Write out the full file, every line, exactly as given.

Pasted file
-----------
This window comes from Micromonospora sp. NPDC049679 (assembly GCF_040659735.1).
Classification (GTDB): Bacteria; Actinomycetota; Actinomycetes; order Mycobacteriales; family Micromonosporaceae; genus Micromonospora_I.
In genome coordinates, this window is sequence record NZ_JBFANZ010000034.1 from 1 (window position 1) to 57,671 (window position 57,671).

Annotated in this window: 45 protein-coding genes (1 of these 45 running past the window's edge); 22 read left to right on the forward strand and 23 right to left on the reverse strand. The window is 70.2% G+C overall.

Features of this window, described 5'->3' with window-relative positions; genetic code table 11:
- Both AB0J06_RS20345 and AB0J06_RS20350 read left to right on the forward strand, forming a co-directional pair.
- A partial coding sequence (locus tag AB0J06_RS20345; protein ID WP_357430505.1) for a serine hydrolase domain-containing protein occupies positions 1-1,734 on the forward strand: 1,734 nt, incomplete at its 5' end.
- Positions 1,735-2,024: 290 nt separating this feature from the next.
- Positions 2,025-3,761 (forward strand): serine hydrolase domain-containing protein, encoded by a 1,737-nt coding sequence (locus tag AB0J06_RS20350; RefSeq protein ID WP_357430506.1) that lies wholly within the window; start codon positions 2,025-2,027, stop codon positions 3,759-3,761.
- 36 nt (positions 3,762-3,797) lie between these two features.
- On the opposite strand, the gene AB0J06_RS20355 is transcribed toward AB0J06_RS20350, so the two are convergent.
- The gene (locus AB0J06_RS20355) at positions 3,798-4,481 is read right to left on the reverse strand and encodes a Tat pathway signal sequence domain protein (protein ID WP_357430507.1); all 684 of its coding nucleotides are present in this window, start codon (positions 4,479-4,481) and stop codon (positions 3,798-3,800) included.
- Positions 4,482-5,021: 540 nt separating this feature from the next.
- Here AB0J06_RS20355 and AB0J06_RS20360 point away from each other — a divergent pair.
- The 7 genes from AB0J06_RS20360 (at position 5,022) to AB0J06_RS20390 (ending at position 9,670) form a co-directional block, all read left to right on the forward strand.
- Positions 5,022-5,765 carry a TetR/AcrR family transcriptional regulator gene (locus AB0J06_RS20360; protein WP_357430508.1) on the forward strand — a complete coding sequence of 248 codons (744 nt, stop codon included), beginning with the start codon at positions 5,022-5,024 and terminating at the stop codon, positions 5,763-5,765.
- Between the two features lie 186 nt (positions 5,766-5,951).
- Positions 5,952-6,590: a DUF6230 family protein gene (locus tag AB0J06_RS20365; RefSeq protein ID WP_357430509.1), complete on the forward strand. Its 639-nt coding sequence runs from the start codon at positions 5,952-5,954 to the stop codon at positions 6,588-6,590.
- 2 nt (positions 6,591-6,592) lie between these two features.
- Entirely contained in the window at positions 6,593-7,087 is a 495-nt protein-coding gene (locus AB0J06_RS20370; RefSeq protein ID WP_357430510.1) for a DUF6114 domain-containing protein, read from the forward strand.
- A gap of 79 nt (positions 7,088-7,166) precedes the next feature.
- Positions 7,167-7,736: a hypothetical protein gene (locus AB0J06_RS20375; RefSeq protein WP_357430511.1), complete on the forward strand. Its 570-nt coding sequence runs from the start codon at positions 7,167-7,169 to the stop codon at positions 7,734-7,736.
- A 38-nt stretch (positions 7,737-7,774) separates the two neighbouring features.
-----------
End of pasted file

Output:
This window comes from Micromonospora sp. NPDC049679 (assembly GCF_040659735.1).
Classification (GTDB): Bacteria; Actinomycetota; Actinomycetes; order Mycobacteriales; family Micromonosporaceae; genus Micromonospora_I.
In genome coordinates, this window is sequence record NZ_JBFANZ010000034.1 from 1 (window position 1) to 57,671 (window position 57,671).

Annotated in this window: 45 protein-coding genes (1 of these 45 running past the window's edge); 22 read left to right on the forward strand and 23 right to left on the reverse strand. The window is 70.2% G+C overall.

Features of this window, described 5'->3' with window-relative positions; genetic code table 11:
- Both AB0J06_RS20345 and AB0J06_RS20350 read left to right on the forward strand, forming a co-directional pair.
- A partial coding sequence (locus tag AB0J06_RS20345; protein ID WP_357430505.1) for a serine hydrolase domain-containing protein occupies positions 1-1,734 on the forward strand: 1,734 nt, incomplete at its 5' end.
- Positions 1,735-2,024: 290 nt separating this feature from the next.
- Positions 2,025-3,761 (forward strand): serine hydrolase domain-containing protein, encoded by a 1,737-nt coding sequence (locus tag AB0J06_RS20350; RefSeq protein ID WP_357430506.1) that lies wholly within the window; start codon positions 2,025-2,027, stop codon positions 3,759-3,761.
- 36 nt (positions 3,762-3,797) lie between these two features.
- On the opposite strand, the gene AB0J06_RS20355 is transcribed toward AB0J06_RS20350, so the two are convergent.
- The gene (locus AB0J06_RS20355) at positions 3,798-4,481 is read right to left on the reverse strand and encodes a Tat pathway signal sequence domain protein (protein ID WP_357430507.1); all 684 of its coding nucleotides are present in this window, start codon (positions 4,479-4,481) and stop codon (positions 3,798-3,800) included.
- Positions 4,482-5,021: 540 nt separating this feature from the next.
- Here AB0J06_RS20355 and AB0J06_RS20360 point away from each other — a divergent pair.
- The 7 genes from AB0J06_RS20360 (at position 5,022) to AB0J06_RS20390 (ending at position 9,670) form a co-directional block, all read left to right on the forward strand.
- Positions 5,022-5,765 carry a TetR/AcrR family transcriptional regulator gene (locus AB0J06_RS20360; protein WP_357430508.1) on the forward strand — a complete coding sequence of 248 codons (744 nt, stop codon included), beginning with the start codon at positions 5,022-5,024 and terminating at the stop codon, positions 5,763-5,765.
- Between the two features lie 186 nt (positions 5,766-5,951).
- Positions 5,952-6,590: a DUF6230 family protein gene (locus tag AB0J06_RS20365; RefSeq protein ID WP_357430509.1), complete on the forward strand. Its 639-nt coding sequence runs from the start codon at positions 5,952-5,954 to the stop codon at positions 6,588-6,590.
- 2 nt (positions 6,591-6,592) lie between these two features.
- Entirely contained in the window at positions 6,593-7,087 is a 495-nt protein-coding gene (locus AB0J06_RS20370; RefSeq protein ID WP_357430510.1) for a DUF6114 domain-containing protein, read from the forward strand.
- A gap of 79 nt (positions 7,088-7,166) precedes the next feature.
- Positions 7,167-7,736: a hypothetical protein gene (locus AB0J06_RS20375; RefSeq protein WP_357430511.1), complete on the forward strand. Its 570-nt coding sequence runs from the start codon at positions 7,167-7,169 to the stop codon at positions 7,734-7,736.
- A 38-nt stretch (positions 7,737-7,774) separates the two neighbouring features.